• Meanwhile, in El Reno, Oklahoma, government police officers are ensuring the safety of El Reno citizens by forcing their way into an 86-year-old bed-ridden grandmother’s home on a wellness check, and then, if she should object to 10 armed strangers busting into her house, by stepping on her oxygen hose and torturing her with electrical shocks in her own bed, until she passes out from the pain. El Reno Police Chief Ken Brown justified this use of extreme violence against an elderly woman who could not possibly have physically harmed anybody more than a couple feet away from her on the grounds that she was holding a kitchen knife, and she told officers She was in control of her life. Thus, Police were forced [sic!] to use a Taser on the woman until she could be forced into a hospital psychoprison — not because she was actually charged with any crime, of course, but so that she could be cured of her deranged and dangerous belief that she was in control of her own life.

  • Meanwhile, in New York, New York, Officer Patrick Pogan, a government police officer working for the New York city government, ensured the safety of New York citizens by body-slamming an unarmed bicyclist to the ground for trying to avoid hitting him, and then lying about it in his police reports, where he claimed that his victim was trying to ram into him, rather than swerving around him. His government colleague Manhattan Supreme Court Justice Maxwell Wiley, in turn, fulfilled his threshold obligation by ensuring that this lying violent thug would face absolutely no criminal consequences whatsoever for the crimes that he had been convicted of.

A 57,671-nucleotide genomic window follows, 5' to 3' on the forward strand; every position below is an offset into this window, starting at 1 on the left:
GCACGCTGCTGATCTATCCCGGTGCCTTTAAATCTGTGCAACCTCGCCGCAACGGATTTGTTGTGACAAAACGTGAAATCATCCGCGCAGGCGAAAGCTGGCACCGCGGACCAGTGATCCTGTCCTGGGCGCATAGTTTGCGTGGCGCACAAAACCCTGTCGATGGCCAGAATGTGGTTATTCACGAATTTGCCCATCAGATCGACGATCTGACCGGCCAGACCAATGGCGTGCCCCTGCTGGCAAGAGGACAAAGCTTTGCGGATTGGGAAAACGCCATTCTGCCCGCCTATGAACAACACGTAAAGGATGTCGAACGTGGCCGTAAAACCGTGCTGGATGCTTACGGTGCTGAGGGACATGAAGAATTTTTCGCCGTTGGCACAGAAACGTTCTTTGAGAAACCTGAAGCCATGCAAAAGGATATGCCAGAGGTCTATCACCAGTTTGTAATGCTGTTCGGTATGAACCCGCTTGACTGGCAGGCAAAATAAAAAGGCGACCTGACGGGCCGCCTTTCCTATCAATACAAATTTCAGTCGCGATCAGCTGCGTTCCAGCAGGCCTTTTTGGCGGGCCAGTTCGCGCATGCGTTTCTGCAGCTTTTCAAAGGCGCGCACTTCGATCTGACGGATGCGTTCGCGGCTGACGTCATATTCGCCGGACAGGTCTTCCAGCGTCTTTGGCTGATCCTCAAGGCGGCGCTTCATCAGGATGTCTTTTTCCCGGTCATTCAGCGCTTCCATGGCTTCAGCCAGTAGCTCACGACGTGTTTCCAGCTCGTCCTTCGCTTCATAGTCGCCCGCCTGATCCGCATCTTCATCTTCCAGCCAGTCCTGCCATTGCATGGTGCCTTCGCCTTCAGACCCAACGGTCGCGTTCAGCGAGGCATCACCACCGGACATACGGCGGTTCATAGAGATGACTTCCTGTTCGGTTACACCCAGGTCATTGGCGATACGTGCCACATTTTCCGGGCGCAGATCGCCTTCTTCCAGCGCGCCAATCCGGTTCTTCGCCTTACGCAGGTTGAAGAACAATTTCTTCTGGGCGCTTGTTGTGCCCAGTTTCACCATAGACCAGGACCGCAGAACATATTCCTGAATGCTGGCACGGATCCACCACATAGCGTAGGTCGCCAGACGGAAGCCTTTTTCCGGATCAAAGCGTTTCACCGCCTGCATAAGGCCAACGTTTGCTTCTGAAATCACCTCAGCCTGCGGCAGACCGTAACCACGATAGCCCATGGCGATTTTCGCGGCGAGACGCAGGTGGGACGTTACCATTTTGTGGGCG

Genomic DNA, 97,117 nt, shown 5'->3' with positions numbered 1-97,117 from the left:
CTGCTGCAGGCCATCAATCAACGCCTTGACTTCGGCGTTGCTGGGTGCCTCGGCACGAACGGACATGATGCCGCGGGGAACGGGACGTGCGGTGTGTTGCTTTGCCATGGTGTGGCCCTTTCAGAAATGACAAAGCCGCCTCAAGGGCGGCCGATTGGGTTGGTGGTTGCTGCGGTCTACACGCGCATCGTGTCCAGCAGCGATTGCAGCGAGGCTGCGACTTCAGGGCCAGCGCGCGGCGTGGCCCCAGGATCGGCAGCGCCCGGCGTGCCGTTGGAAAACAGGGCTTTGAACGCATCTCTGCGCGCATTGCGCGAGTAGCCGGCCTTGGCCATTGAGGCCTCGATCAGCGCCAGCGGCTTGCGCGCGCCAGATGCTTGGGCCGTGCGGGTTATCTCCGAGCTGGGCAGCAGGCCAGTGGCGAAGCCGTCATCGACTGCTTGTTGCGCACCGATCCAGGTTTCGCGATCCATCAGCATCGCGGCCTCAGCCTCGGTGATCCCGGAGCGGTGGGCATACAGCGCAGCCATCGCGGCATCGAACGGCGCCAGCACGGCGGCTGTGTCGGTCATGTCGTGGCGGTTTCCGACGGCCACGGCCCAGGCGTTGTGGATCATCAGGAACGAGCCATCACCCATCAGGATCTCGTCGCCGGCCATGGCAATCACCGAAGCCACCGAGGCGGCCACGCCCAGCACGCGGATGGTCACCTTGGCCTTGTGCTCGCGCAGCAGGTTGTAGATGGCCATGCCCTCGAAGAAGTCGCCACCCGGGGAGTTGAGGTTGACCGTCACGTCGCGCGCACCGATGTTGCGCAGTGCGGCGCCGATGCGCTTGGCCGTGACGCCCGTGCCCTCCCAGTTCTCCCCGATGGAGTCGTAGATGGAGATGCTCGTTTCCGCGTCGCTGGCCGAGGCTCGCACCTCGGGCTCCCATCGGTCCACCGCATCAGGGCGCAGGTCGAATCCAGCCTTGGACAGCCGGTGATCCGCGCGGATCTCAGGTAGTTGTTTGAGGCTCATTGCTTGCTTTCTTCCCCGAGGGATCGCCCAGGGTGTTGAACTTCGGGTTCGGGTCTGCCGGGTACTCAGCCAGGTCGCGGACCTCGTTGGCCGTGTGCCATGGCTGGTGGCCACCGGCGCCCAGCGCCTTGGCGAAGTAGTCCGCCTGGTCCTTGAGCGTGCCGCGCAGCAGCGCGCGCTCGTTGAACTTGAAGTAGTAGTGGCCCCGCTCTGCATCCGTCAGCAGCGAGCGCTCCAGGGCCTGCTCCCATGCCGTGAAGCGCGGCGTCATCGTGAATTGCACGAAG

• Also, in New York, New York, government cop Detective Louis J. Eppolito ensured the safety of New York citizens by taking a second job as an informant and hit-man for the Luchese crime family. He took a special interest in ensuring the safety of Brian Gibbs by framing him for murder — among other things, making up fictional witness statements, threatening witnesses in order to get testimony against Gibbs, withholding evidence that would have proven Gibbs’s evidence, and torturing Gibbs himself until he extracted a false confession. Brian Gibbs lost 19 years of his life locked in prison. The New York Police Department spent years fulfilling its threshold obligation to keep Detective Louis J. Eppolito safe from any consequences for his violent crimes, even though — years before he tortured and framed Brian Gibbs — they had direct evidence that he was working for the Mafia (including having his fingerprints on police reports he had handed off to a fellow gangster). The Incident was, of course, Internally Investigated, and Detective Eppolito was let off without even facing any administrative disciplinary actions. Which freed him up to go on murdering and imprisoning innocent people for the mob. The city government in New York still officially maintains that Brian Gibbs is guilty of murder. However, they’ve decided to sign a $9,900,000 settlement; dedicated public servants that they are, they will send the bill to innocent New York City taxpayers who had nothing to do with the crimes committed against Brian Gibbs.